How did you choose the retina subspecialty?

When I was in medical school at the Mayo Clinic College of Medicine and Science, I worked with Jonathan Holmes, MD, a pediatric ophthalmologist who studies retinopathy of prematurity. During my time doing research with him, I worked in his lab dissecting the retinas of mice. This exposure to microsurgery in an animal model inspired me to pursue a surgical field. My attraction and ultimate decision to specialize in retina began and was solidified during my residency at the Bascom Palmer Eye Institute.

What aspects of practicing retina Appeal most to you?

I never really had a set plan of which subspecialty of ophthalmology I wanted to enter. As I described earlier, I decided to pursue retina only after interacting with my incredible mentors at Bascom Palmer. Retina appealed to me for a few reasons. There are always challenging diagnoses to be figured out, and I appreciate that challenge.

Lejla Vajzovic, MD, with her niece and two daughters at Jahorina Mountain in Bosnia and Herzegovina.

Another aspect of retina that appeals to me is the surgical side. We get to use amazing technology that is continually evolving to help us repair our patients' retinal conditions. I was also drawn to the microsurgery aspect of retina. I enjoy paying attention to fine detail, which, of course, is needed when performing vitreoretinal surgery.

What areas of research in retina are you most excited about?

There are several very exciting areas of research in retina. I am most excited about the current OCT angiography (OCTA) research. I am interested in how the information gathered with OCTA imaging can be used to better treat our patients.

When OCT was first introduced, we were skeptical of how helpful it would be. In the end, it became a vital tool in retina clinics. I think OCTA will be the next go-to method we use to understand the vasculature in the posterior pole. Because many retinal conditions involve the vasculature, this technology may prove to be an extremely useful tool that can allow us to diagnose and treat retinal diseases earlier.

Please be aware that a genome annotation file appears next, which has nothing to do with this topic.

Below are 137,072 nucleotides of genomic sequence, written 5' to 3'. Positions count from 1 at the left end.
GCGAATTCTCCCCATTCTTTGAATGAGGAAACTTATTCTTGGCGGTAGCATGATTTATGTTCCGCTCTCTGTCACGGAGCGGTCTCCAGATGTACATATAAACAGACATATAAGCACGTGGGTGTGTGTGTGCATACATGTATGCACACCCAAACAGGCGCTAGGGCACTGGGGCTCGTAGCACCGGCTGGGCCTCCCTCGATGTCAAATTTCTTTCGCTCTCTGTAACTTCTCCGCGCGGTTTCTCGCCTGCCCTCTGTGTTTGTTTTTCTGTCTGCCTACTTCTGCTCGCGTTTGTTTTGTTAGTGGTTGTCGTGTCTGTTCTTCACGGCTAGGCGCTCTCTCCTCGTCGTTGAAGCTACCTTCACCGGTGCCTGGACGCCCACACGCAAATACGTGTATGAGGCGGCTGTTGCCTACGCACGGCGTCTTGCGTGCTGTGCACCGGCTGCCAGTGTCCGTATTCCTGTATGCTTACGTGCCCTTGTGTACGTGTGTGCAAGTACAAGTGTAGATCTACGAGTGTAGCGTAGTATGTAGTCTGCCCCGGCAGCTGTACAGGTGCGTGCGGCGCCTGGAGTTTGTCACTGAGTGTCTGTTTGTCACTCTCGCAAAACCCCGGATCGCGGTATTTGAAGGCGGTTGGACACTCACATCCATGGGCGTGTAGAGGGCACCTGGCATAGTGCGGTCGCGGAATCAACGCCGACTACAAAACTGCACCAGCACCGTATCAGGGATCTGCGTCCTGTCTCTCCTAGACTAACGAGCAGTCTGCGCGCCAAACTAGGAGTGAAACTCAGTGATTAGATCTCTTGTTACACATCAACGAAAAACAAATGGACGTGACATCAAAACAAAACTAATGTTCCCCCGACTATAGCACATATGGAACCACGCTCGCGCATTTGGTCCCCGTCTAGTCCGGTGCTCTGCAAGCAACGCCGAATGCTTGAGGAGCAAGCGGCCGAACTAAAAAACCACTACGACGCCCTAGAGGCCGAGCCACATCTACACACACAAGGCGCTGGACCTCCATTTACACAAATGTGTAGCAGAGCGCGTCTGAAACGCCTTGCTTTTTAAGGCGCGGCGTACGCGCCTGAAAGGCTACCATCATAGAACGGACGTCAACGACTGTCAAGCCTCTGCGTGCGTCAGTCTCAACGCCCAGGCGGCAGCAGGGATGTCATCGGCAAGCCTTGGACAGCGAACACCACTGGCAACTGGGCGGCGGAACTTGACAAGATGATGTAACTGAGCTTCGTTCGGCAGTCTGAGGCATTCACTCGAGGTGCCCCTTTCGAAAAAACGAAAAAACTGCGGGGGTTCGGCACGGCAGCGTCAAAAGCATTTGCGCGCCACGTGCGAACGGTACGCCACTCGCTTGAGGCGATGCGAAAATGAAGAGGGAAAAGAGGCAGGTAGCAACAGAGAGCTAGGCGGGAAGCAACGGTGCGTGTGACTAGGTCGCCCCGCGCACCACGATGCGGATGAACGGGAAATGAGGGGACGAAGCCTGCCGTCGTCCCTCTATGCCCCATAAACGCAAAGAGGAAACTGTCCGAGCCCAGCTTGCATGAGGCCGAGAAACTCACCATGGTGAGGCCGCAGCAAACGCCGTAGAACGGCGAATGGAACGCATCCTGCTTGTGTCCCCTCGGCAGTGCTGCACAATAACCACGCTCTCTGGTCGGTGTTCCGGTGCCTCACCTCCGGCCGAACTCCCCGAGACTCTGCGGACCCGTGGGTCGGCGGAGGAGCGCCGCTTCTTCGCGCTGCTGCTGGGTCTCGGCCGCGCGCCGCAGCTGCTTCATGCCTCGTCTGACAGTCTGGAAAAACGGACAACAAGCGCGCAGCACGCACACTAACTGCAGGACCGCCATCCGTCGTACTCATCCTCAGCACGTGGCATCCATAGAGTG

Please talk about your work with intraoperative OCT.

I am very much involved with the development of the next-generation intraoperative OCT imaging devices with my Duke Eye Center colleagues and the Duke University biomedical engineering team. We are continuing to advance intraoperative OCT technology to allow better visualization of tissue and increased opportunity for precision during surgery. We are currently studying subretinal delivery of therapies such as stem cells or gene therapy and how intraoperative OCT technology can help us to be more precise in that surgical setting.

What do you enjoy most about teaching?

I love witnessing my students' growth from the first day of their fellowship to completion. It's exciting to see how much they grow as both surgeons and people, and with each one it is like watching my children grow. I feel very excited and proud when I see my current and former fellows accomplishing their goals, starting practices, receiving awards, teaching the next generations, etc.

Lejla Vajzovic, MD
• Associate Professor of Ophthalmology, Duke University School of Medicine, Durham, North Carolina
lejla.vajzovic@duke.edu
• Financial disclosure: Consultant (Aerie, Alcon, Alimera Sciences, Allergan, Bausch + Lomb, DORC, Guidepoint, Janssen Pharmaceutical, Roche/Genentech, Second Sight); Research Grant (Alcon, Heidelberg Engineering, Novartis, Orbit Biomedical, Roche/Genentech, Second Sight)